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Author reflects on expat angst in ‘Uncharted Waters’

Author reflects on expat angst in ‘Uncharted Waters’

111202_04a
Gina Wijers with Swimming in Uncharted Waters.

Dutch Author Gina Wijers launched the English language version of her book Swimming in Uncharted Waters last Thursday at Monument Books in Phnom Penh. But when she started writing her speech for the big night, the advice she received was starkly different.

“I would have started it off with a simple ‘thank you’, but my Khmer friends said ‘no, no you have to ask for forgiveness.’ I was like, well, the book isn’t that bad. But they said no, you made all these candid assessments about all these people and you need to ask forgiveness. My expat friends said I just needed to include some good jokes. But everybody agreed it needed to be short.”

Swimming in Uncharted Waters is a series of anecdotes from the time Gina spent working in Cambodia as a strategy and management advisor to the Ministry of Environment in 2005 and 2006. Originally published in Dutch in 2009, she put together an English version with the help of an editor. And, in a way, the dueling banjos speech advice she was given before the launch sums up the book in a nutshell – it’s about conflict and tension, both inner and outer, between expat and Khmer.

Gina meticulously documents her life as an expat, from casual conversations with a friend while watching soap operas, to participating in a dragon boat race, to the trials involved with her work-life. But running through every story is her biting self-awareness about living a rich life in a country that is poor.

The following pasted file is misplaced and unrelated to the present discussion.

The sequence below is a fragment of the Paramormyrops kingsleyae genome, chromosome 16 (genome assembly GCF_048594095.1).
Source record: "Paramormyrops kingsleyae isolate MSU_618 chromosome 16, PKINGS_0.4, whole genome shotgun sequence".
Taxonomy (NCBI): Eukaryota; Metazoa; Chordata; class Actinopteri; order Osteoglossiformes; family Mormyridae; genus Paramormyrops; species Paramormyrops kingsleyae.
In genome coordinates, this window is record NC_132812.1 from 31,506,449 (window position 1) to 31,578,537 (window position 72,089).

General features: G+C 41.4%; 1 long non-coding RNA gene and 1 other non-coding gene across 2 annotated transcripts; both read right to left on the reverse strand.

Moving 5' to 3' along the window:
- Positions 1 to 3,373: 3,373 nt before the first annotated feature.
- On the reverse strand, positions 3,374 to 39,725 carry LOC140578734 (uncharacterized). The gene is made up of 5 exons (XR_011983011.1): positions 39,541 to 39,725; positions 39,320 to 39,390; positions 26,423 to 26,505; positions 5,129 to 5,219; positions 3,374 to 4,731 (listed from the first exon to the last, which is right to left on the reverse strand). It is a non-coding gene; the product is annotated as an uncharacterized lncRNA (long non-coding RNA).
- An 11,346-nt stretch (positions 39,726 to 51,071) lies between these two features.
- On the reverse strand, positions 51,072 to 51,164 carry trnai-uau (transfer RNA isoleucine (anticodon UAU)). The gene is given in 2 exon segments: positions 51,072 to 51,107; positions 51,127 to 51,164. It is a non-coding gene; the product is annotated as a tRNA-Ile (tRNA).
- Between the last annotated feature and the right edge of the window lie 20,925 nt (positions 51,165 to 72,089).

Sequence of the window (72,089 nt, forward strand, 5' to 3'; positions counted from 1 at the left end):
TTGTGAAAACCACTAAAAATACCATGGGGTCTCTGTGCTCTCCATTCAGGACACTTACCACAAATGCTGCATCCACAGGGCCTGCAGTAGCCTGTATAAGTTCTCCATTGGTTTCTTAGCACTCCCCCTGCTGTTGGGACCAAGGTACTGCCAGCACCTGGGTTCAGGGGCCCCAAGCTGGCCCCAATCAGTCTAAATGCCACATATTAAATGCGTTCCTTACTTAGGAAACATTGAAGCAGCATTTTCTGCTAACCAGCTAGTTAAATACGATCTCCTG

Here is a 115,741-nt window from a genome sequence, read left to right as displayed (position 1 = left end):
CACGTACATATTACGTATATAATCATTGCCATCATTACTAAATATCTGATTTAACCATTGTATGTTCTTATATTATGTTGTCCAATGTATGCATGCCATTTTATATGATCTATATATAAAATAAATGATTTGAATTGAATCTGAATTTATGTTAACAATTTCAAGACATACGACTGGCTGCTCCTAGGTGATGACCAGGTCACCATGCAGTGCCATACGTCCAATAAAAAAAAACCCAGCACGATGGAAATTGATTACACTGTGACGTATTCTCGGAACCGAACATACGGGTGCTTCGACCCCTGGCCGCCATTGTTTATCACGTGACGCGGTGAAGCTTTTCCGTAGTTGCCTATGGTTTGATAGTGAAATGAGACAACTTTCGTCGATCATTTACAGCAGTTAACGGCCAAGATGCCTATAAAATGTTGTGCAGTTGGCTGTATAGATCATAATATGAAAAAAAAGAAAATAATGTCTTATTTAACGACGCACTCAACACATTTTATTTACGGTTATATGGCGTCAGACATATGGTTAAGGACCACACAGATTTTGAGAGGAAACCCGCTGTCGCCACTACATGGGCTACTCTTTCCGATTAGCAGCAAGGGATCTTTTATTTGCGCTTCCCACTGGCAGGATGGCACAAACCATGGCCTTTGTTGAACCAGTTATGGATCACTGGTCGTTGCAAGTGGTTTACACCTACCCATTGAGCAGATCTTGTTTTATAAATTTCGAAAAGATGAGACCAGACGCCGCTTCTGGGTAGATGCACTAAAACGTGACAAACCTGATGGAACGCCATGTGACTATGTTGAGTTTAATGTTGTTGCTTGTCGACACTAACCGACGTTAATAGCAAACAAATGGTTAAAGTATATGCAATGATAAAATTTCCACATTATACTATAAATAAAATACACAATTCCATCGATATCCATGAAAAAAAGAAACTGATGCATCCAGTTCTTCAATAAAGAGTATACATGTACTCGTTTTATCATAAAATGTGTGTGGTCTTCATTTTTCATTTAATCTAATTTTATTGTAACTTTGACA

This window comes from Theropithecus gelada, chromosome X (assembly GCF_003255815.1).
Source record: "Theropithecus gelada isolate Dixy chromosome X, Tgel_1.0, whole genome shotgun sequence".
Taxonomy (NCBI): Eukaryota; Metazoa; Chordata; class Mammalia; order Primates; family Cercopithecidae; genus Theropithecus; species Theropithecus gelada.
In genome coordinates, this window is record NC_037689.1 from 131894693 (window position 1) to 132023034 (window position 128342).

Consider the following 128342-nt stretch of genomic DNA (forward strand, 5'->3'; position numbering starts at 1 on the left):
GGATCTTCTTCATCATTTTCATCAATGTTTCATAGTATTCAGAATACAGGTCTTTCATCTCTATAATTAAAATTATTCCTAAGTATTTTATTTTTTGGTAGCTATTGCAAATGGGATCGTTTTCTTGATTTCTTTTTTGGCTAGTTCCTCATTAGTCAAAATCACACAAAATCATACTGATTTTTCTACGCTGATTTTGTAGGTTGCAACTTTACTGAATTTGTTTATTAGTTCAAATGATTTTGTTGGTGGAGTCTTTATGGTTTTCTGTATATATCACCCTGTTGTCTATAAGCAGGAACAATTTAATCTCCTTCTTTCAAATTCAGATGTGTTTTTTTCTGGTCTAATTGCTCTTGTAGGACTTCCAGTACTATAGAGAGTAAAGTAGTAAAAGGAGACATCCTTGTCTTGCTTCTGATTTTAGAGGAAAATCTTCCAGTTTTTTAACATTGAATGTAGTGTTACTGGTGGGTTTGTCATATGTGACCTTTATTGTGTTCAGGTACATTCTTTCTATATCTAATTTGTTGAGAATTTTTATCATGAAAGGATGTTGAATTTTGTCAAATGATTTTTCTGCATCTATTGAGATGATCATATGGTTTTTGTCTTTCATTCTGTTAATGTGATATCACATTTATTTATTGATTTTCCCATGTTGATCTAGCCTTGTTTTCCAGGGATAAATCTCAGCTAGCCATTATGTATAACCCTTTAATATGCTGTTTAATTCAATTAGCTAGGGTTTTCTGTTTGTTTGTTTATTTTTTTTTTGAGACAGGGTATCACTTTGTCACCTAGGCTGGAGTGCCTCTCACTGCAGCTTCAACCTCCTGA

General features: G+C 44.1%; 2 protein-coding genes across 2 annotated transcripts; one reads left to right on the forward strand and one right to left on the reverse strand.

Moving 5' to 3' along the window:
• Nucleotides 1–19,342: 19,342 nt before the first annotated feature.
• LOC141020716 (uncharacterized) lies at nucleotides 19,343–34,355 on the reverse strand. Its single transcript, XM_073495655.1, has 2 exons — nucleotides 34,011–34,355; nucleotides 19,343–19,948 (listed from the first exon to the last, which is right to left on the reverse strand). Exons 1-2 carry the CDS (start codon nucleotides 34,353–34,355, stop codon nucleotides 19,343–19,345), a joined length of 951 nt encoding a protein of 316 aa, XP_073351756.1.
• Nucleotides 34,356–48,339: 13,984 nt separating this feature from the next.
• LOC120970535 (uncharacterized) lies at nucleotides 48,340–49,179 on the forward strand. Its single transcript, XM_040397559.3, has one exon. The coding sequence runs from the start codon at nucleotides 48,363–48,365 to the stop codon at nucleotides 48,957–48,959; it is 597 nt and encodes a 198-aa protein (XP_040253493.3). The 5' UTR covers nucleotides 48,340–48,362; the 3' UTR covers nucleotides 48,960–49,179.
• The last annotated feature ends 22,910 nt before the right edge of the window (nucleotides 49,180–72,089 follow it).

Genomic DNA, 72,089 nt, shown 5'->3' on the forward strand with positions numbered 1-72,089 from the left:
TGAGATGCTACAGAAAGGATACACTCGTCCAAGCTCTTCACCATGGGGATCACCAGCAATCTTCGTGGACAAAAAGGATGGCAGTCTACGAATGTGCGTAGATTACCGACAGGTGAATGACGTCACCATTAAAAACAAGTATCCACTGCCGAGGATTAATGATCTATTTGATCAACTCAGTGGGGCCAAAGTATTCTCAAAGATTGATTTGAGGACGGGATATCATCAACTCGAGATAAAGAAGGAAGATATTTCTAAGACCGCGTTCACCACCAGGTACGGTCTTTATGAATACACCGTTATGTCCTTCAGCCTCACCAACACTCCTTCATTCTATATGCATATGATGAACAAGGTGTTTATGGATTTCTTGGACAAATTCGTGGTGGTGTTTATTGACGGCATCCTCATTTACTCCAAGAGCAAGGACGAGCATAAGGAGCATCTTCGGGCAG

“When I first arrived I had never been to a poor country in my life,” she told 7Days. “I stopped eating, I stopped doing a lot of things because I felt guilty. Usually when you’re on holiday, you give money to poor people, you have fun, and you leave. This time I came to help these people and I felt so terribly inadequate.

“I think there’s a trap you see many people fall into – they want to show Khmer people how much they are equal, and local, and the same. But we’re just freaking not. And in the end, it’s pretty much luck of the draw. It’s very hard to reconcile yourself with that.”

The book is fragmental, with chapters made up of self-contained anecdotes – hardly surprising, since it is based heavily on her blog.

It kicks off with perhaps the funniest entry in the book: a story about her escalating war of passive-aggression with her house cleaner, known only as Pa-own (little sister).

“My first disillusionment is practical,” she wrote. “You find yourself a cleaner and regard this as quite decadent. However, this should be a win-win situation: while you have more time for your noble plans, she will have a source of income to provide for her family. It does not work…without a doubt she is the most incapable cleaner I’ve ever encountered. And yes, two people are at fault here. Without a doubt, I am a most incapable employer.”

As the book goes on, it shifts more toward her working life, and the difficulties of attempting reform in calcified Khmer bureaucracy.

But Gina’s writing is not simply empty cynicism at NGO or government work. There are uncomfortable realities described, but honestly rather than gleefully. She told 7Days that she regards development work in Cambodia the same way Churchill described democracy: it is the worst system, except for all the others.

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